Insanely Great: The Life and Times of Macintosh, The Computer That Changed Everything
© 1994, 2000 Steven Levy
Apple Computers had already made its mark before 1984, by pioneering personal computers long before IBM entered the consumer market. In January 1984, it hoped to make a larger one — to make a dent in history. So it did…just not quite the way its creators intended. Insanely Great chronicles the history and influence of the Macintosh computer, which became the company’s chief product before its wildfire consumer products of the 2000s. Originally written in Apple’s lost years when it hemorrhaged talent and could not find a stable hand at the rudder, it includes an afterward on the recent turn of Jobs. It’s a history that doubles as a labor of love, because it has a biographical thread concerning Levy himself — a man grudgingly seduced by computers. who was so enamored with the promise of the Macintosh that he bought on on release.
Although Jobs would later shanghai the project, the Macintosh originated in the person of Jef Raskin, who wanted to create an extremely cheap but versatile computer, an electronic Swiss Army Knife, that would be easy for first time users to pick up, with an intuitive interface. While it wouldn’t boast any specs worth mentioning, it would have simple tools that ordinary people would find useful, like a word processor. Raskin wanted to push this computer into the familiar realm of home appliances: when computers became like phones and calculators, he thought, then they would have arrived. After working with the Lisa project, Apple’s first attempt at creating a machine with a GUI which proved to be an extremely expensive dud, Steve Jobs drifted into the Macintosh room and was seized by its potential. Jobs would take over the team and make the Mac far beefier than Raskin ever intended, eventually, and his obsession with perfecting every detail meant that for all its expanded capacity, the Mac was under-powered for much of its basic operations. Maintaining a glowing screen full of images, and drawing each bit of text effectively as an image, was asking a lot of 128K memory. And it wasn’t going to be like an Apple II, either; users couldn’t just open up the hood and add to the Mac’s hardware. (The Mac team snuck around on the side and allowed for the ability to do a little memory expansion, since they knew — Jobs not withstanding — the Mac was going to need more as soon as consumers started playing with it.)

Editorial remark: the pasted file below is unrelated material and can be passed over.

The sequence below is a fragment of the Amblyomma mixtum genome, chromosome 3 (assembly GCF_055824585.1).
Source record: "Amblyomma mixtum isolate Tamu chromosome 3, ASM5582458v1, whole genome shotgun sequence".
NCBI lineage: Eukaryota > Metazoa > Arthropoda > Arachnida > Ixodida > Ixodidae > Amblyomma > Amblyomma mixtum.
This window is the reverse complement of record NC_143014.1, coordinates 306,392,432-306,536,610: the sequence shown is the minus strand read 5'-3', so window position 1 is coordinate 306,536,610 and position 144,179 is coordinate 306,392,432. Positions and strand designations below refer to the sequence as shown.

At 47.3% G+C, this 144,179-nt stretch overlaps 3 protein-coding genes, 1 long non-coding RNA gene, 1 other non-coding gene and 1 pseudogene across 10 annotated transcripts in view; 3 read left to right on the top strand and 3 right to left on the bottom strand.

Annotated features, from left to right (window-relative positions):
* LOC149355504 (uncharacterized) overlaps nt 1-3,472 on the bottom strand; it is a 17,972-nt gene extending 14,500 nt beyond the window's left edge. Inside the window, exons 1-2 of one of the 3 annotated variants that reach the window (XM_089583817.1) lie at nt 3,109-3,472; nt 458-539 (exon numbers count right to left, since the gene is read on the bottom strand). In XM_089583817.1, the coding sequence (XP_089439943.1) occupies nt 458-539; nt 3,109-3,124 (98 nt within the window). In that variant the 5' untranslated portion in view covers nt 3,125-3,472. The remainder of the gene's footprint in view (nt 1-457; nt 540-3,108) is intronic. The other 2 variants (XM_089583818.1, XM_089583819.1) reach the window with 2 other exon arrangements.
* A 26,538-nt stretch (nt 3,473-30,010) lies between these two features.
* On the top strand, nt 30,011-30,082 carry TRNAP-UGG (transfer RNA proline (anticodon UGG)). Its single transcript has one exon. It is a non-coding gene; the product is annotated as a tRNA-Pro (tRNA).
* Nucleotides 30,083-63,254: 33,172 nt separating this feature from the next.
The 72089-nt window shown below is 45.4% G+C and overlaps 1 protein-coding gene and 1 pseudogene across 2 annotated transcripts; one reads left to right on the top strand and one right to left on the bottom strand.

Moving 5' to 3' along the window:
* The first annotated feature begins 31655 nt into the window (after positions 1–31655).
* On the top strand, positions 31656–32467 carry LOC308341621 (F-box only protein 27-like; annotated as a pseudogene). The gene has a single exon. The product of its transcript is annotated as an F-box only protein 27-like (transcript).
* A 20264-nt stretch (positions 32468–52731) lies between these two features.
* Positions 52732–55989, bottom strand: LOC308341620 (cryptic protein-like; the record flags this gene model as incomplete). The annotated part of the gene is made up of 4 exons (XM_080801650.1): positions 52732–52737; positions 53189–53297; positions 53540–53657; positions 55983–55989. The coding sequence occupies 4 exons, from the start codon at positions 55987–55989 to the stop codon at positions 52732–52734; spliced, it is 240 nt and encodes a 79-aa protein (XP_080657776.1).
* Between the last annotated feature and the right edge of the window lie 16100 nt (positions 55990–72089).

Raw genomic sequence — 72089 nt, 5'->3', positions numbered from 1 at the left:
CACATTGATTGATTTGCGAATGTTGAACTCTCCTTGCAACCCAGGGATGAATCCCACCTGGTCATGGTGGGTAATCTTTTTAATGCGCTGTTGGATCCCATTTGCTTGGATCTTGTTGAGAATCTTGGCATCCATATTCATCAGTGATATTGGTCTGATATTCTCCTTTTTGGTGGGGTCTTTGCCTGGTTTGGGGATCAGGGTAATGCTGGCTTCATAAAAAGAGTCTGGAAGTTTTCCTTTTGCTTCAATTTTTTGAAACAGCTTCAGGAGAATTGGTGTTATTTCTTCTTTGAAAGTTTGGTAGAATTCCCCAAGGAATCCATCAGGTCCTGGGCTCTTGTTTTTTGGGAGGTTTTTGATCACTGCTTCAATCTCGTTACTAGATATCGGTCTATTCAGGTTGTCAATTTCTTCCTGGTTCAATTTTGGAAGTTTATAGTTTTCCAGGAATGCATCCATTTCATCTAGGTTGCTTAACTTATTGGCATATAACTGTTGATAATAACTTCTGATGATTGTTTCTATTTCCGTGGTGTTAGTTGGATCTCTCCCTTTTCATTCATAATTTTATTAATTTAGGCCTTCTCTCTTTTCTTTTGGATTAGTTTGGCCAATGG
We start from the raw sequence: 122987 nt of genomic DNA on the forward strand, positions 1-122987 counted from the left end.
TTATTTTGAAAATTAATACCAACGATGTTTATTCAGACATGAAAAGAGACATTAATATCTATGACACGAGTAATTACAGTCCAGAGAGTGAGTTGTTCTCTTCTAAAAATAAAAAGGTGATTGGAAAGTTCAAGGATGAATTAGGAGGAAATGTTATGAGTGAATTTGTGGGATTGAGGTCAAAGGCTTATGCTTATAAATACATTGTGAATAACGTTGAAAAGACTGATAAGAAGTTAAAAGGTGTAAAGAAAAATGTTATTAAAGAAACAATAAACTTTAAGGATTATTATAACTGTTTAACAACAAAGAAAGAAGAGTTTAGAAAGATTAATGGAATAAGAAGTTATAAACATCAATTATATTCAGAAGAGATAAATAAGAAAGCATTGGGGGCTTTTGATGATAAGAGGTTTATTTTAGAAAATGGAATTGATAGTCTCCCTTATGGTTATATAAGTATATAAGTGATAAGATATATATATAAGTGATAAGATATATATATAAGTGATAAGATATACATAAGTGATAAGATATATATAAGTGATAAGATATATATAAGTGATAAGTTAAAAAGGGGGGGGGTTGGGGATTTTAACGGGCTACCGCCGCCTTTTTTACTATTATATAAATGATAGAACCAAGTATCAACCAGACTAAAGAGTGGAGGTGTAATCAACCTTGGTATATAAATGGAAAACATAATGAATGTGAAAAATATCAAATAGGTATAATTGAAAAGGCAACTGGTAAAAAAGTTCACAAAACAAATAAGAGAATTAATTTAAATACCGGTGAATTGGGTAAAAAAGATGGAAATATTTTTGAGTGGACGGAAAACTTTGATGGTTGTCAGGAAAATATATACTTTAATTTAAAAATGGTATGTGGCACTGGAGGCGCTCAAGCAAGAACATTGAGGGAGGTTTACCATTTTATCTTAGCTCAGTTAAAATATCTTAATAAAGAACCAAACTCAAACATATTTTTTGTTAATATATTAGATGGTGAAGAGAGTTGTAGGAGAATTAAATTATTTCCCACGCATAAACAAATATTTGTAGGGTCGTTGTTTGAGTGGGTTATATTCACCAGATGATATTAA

Perhaps the Mac was a little too user-friendly. Although those who tried it loved the operating system, many looked past it. It wasn’t a serious machine; it looked like a toy. Apple II and IBM machines which still ran the DOS system may have required getting used to typing in computer commands, but they had a well-established library of software, including the business applications people were mostly relying on computers for. Mac was still developing its own, with the help of Microsoft. Microsoft would use its experience with Macintosh’s graphical user interface to develop Windows, though this was not a simple care of Microsoft taking Apple’s idea: the pioneers there were Xerox, and several GUI systems were in development in the mid 1980s. Although the little Macintosh would take over the company — via Jobs, who diverted more resources into it away from the Apple II line, which also had the GUI by now — and still lives in Apple in name (its current computers are much more like the Macintosh than the moddable Apple II, and have the same working-out-of-the-box approach), Levy admits that its greatest success was achieved by leading to Windows, which took a commanding lead over OSes to the point that prior to Chromebooks, it had an effective monopoly.
Although Insanely Great is sometimes more of a tribute than a serious history, I enjoyed the look at history it offers, both into the Lisa and Macintosh project, and the bit of biography: given that Levy is definitely a tech enthusaist, I was astonished to learn that he had once been anti-computers, and only when he was asked to do Hackers was he won over. He shared Job’s hatred and distrust of IBM, and for him seduction by the Macintosh was his entry into the world of computers. Therein lies his affection, for the little machine. which literally changed his life.
For a more balanced perspective, I would recommend this video in which an Apple fan argues that the Macintosh was a mistake, and that Jobs hobbled the performance of Apple II’s GUI model (GS) to promote the technically inferior yet more expensive Macintosh instead. It’s 8 minutes. For a look at the “other side”, there’s also a video on YouTube of someone unboxing a new 1984 IBM-AT. That one is much longer, but I was surprised at the amount of software setup required just to get it started, and it helped me appreciate the “turn on…..ready” approach of the Mac.